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The Scarlet Letter

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Thou wilt love her dearly,” repeated Hester Prynne, as she and the minister sat watching little Pearl. “Dost thou not think her beautiful? And see with what natural skill she has made those simple flowers adorn her! Had she gathered pearls, and diamonds, and rubies, in the wood, they could not have become her better. She is a splendid child! But I know whose brow she has!” You will love her fondly,” repeated Hester Prynne, as she and the minister sat watching little Pearl. “Isn’t she beautiful? And look how she has adorned herself with such simple flowers! If she had gathered pearls, diamonds, and rubies instead, they could not have suited her better! She is a wonderful child! But I know whose forehead she has!”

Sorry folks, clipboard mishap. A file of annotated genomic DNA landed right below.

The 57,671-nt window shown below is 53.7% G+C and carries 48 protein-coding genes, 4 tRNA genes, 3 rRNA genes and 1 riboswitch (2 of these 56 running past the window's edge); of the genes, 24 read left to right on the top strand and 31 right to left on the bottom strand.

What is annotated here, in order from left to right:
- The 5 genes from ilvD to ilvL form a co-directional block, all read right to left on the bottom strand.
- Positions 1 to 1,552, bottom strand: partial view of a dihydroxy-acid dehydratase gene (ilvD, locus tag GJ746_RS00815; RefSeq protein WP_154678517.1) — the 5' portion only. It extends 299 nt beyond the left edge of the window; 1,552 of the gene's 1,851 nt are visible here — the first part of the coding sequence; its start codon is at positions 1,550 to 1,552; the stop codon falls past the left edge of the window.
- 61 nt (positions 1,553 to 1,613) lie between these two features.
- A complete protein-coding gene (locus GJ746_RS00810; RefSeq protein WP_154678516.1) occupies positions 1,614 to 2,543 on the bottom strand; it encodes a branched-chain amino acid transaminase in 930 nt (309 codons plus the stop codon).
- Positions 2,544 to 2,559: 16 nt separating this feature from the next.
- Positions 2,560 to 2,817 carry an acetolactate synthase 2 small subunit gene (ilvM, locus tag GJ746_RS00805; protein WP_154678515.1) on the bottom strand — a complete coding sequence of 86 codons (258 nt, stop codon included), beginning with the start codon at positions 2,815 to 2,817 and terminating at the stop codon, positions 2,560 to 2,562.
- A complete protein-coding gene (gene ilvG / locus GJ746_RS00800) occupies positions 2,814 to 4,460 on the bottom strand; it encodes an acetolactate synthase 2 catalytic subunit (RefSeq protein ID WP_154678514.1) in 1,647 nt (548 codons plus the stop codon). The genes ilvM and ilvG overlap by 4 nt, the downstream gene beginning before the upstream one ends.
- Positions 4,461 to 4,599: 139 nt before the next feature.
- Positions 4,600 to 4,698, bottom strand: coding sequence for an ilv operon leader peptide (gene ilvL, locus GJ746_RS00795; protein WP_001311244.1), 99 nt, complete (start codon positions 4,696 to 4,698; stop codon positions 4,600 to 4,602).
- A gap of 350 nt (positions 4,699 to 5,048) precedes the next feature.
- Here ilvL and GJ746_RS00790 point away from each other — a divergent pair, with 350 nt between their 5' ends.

“Dost thou know, Hester,” said Arthur Dimmesdale, with an unquiet smile, “that this dear child, tripping about always at thy side, hath caused me many an alarm? Methought—O Hester, what a thought is that, and how terrible to dread it!—that my own features were partly repeated in her face, and so strikingIy that the world might see them! But she is mostly thine!” “Do you know, Hester,” said Arthur Dimmesdale, with an uneasy smile, “that this dear child, who is always at your side, has often alarmed me? I thought—oh, Hester, it is awful to dread such a thought!—that I could see my own features in her face, so clearly that the whole world would see them! But she is mostly yours!”